This stylish new all-day restaurant is housed in an expansive 13,000-square-foot former trolley barn with soaring ceilings and exposed-brick walls near the Cumberland River overlooking Downtown Nashville. Customers can hit the bowling alley, pick up a brew at the Crema coffee stand or indulge in the reinvented American fare from culinary director Josh Habiger. The mouthwatering breakfast menu features the likes of Reuben benedict, with corned-beef tongue, sauerkraut, poached egg and thousand-island dressing on rye ($13); smoked trout omelet  filled with cream cheese, capers, sprouts, dill and green onion ($12); and the heavenly fluffy buckwheat waffles with apple butter ($9). Later this summer, a pool, Airstream pool bar and bocce court are set to open at Pinewood.
33 Peabody St, Nashville
+1 615 751 8111


merchantsDinner at Merchants
Occupying a restored brick building amid the bars of lower Broadway, this restaurant once housed the Merchants Hotel, built in 1892. Many of the original features remain: fireplaces, wainscoting and custom sconces, giving s sense of history right in the heart of Downtown Nashville. Spread over two storeys, the second floor features a formal dining room with hardwood floors, brick walls, and ceiling fans and a menu of traditional meats: roasted chicken, pork, yellowfin tuna, steak and short ribs. Meanwhile on the ground floor, the bistro serves burgers, salads, and sandwiches next to creative, contemporary takes on comfort food favourites such as fried green tomatoes with spicy pepper jam and house pimento cheese ($9); or chicken fried chicken with smashed yukons , garlic studded spinach and country gravy ($18). The chocolate cake for dessert was big enough to defy four of us.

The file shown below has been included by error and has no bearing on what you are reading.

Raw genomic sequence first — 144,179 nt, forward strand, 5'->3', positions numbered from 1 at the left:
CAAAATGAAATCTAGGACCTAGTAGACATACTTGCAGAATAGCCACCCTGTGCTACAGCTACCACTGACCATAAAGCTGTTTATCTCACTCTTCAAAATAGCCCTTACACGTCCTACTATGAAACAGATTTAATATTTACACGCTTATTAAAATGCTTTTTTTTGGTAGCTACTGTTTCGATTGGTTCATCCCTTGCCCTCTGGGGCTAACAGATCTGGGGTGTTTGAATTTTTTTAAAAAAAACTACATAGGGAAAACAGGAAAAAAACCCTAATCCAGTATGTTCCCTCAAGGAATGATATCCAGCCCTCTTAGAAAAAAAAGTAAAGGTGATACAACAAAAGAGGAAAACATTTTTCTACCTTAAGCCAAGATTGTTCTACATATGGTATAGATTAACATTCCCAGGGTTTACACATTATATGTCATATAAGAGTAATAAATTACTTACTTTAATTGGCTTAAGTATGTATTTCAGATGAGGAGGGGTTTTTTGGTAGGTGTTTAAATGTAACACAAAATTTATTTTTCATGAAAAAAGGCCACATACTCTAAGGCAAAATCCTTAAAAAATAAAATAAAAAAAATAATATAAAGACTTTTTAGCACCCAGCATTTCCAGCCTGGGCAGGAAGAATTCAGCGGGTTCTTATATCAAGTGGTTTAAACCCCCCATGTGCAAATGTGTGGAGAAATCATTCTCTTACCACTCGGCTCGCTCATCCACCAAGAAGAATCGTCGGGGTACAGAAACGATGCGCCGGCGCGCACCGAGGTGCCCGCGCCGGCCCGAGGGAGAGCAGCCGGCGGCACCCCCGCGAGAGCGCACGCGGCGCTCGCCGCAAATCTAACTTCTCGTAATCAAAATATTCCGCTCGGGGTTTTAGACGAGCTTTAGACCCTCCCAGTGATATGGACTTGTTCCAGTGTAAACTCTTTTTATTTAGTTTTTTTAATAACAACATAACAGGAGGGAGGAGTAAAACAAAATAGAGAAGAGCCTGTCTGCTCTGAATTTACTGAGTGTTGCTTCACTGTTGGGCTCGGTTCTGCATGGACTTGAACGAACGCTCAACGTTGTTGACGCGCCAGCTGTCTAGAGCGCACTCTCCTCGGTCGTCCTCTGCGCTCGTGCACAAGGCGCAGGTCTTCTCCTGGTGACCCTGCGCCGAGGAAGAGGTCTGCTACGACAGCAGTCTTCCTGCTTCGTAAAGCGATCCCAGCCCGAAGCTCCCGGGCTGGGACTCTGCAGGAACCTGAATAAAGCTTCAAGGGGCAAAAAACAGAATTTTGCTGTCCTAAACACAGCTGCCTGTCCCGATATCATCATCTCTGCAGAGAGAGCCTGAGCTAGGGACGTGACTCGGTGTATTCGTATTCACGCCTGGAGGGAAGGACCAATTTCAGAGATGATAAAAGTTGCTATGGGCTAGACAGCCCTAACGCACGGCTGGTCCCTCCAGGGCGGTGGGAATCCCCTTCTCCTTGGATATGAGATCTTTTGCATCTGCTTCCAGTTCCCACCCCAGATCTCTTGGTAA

401 Broadway, Downtown, Nashville
+1 615 254 1892


Loveless CafeBrunch at Loveless Café
A 30-minute drive southwest of Nashville towards Memphis, Loveless Café is where you head for the full-on Southern comfort-food experience. Founded in 1951 by Lon and Annie Loveless and more recently synonymous with the late Carol Fay, aka the “Biscuit Lady”, it’s renowned for its country breakfasts. The famous biscuits are served with homemade preserves but beyond these are Southern classics like fried chicken and catfish. The signature country ham – house-cured to be outside of refrigeration for up to 90 days – has a salty kick that compliments fried eggs to perfection, while other staples include three-egg omelets; pancakes with bacon; fried catfish and smoked boneless pork chops. And before hitting the road, stop at the store for a few take-home jam, ham or biscuit mix.
8400 Highway 100
+1 646 9700

Beneath the Whites: Ori Menashe

Ori Menashe by Sierra Prescott